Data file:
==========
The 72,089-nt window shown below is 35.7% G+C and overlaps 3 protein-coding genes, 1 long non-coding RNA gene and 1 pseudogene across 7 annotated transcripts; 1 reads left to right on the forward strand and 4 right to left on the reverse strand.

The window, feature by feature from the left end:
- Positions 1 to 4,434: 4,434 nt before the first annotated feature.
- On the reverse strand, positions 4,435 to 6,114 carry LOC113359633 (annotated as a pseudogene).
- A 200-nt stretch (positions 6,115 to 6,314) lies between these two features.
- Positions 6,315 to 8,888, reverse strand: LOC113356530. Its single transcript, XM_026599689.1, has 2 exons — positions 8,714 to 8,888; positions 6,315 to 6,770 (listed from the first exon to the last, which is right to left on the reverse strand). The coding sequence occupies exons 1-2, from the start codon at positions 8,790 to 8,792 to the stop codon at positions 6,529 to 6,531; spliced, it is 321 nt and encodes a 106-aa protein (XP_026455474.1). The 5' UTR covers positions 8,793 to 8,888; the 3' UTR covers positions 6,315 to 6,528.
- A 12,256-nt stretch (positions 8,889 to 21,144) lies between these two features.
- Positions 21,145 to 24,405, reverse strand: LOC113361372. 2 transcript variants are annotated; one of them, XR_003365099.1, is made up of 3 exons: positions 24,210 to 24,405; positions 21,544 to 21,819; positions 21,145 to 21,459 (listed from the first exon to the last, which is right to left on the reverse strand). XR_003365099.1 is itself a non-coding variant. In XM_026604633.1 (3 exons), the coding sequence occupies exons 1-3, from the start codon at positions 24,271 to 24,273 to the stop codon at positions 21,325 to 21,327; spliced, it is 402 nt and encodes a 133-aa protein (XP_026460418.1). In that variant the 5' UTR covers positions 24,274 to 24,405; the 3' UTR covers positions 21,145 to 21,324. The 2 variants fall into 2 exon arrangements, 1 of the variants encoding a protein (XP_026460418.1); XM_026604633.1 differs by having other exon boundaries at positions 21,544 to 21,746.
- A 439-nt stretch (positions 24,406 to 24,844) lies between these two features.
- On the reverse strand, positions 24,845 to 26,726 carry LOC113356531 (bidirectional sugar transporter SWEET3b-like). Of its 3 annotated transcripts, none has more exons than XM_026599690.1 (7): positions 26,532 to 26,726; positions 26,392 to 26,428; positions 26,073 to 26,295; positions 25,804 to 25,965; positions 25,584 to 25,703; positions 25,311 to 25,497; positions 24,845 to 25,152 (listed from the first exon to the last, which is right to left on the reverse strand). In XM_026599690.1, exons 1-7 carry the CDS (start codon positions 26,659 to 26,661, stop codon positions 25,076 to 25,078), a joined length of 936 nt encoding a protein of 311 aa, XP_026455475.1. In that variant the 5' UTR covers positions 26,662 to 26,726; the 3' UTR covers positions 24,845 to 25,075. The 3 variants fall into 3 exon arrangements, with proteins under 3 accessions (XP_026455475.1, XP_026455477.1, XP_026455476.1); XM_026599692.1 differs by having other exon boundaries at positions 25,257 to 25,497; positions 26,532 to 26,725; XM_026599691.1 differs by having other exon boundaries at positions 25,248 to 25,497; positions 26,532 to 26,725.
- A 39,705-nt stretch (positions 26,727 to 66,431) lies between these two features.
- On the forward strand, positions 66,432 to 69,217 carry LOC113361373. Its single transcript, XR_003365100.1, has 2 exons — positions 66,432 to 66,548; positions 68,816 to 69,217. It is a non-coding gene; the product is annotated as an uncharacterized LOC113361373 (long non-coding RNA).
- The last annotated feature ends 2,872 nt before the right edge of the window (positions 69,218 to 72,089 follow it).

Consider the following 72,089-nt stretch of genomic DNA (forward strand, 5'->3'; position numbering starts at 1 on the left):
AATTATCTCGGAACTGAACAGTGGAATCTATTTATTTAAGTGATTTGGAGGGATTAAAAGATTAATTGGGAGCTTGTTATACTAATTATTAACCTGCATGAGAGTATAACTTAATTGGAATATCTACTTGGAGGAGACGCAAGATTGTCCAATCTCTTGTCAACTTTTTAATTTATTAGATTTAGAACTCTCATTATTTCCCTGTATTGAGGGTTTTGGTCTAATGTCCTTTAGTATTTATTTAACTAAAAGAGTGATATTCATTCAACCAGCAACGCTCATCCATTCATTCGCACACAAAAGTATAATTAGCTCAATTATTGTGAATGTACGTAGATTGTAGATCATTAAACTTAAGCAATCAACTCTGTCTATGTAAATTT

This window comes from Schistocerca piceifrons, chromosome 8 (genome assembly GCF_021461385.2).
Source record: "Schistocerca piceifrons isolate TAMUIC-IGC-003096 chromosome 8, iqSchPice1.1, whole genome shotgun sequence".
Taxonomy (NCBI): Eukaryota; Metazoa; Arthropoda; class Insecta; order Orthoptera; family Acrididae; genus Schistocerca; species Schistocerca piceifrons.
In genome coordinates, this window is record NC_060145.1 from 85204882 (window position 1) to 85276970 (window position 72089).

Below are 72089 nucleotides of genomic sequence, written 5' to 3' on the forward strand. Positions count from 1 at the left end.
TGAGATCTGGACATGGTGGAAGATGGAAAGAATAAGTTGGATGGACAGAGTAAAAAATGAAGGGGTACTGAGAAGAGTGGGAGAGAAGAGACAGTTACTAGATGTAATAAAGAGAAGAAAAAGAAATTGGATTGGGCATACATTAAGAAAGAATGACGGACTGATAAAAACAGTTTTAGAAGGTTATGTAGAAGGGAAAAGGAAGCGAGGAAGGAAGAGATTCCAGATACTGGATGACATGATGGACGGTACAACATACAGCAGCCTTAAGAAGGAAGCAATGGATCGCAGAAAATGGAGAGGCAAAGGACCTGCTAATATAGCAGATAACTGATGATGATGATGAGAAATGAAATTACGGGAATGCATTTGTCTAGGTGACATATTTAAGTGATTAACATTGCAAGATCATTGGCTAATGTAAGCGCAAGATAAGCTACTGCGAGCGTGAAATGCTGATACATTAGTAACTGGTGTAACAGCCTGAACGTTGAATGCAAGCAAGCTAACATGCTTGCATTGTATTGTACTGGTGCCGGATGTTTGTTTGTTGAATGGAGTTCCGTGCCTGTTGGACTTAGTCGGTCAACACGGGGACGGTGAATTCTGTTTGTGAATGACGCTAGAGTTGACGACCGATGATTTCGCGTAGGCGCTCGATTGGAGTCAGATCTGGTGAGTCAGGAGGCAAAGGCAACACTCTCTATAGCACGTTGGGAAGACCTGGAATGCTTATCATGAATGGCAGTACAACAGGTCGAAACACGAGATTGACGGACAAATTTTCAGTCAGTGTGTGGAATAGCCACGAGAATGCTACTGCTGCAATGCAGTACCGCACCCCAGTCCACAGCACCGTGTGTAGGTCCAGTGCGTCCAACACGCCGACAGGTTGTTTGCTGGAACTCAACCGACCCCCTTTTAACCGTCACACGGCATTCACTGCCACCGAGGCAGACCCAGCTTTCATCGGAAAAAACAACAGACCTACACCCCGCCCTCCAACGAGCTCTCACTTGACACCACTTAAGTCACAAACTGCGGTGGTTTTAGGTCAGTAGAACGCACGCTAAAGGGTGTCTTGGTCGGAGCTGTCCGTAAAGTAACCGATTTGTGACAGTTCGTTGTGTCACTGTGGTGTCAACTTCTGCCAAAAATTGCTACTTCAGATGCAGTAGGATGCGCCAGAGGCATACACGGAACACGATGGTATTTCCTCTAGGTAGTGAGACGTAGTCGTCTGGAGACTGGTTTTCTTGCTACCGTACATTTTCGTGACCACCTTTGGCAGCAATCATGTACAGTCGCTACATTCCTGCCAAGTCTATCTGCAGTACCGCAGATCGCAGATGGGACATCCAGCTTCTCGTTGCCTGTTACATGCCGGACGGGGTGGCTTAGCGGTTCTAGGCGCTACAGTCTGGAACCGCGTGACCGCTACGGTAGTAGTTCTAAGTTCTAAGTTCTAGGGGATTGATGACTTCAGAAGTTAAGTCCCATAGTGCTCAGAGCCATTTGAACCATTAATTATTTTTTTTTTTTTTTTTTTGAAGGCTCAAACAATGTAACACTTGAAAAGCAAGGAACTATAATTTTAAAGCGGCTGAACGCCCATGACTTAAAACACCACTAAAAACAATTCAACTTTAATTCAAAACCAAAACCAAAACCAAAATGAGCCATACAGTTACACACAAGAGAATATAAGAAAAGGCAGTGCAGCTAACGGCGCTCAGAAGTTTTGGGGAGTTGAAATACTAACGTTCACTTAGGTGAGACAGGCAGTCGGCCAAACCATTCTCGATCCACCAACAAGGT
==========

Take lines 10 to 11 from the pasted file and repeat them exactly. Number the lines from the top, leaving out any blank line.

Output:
- On the reverse strand, positions 24,845 to 26,726 carry LOC113356531 (bidirectional sugar transporter SWEET3b-like). Of its 3 annotated transcripts, none has more exons than XM_026599690.1 (7): positions 26,532 to 26,726; positions 26,392 to 26,428; positions 26,073 to 26,295; positions 25,804 to 25,965; positions 25,584 to 25,703; positions 25,311 to 25,497; positions 24,845 to 25,152 (listed from the first exon to the last, which is right to left on the reverse strand). In XM_026599690.1, exons 1-7 carry the CDS (start codon positions 26,659 to 26,661, stop codon positions 25,076 to 25,078), a joined length of 936 nt encoding a protein of 311 aa, XP_026455475.1. In that variant the 5' UTR covers positions 26,662 to 26,726; the 3' UTR covers positions 24,845 to 25,075. The 3 variants fall into 3 exon arrangements, with proteins under 3 accessions (XP_026455475.1, XP_026455477.1, XP_026455476.1); XM_026599692.1 differs by having other exon boundaries at positions 25,257 to 25,497; positions 26,532 to 26,725; XM_026599691.1 differs by having other exon boundaries at positions 25,248 to 25,497; positions 26,532 to 26,725.
- A 39,705-nt stretch (positions 26,727 to 66,431) lies between these two features.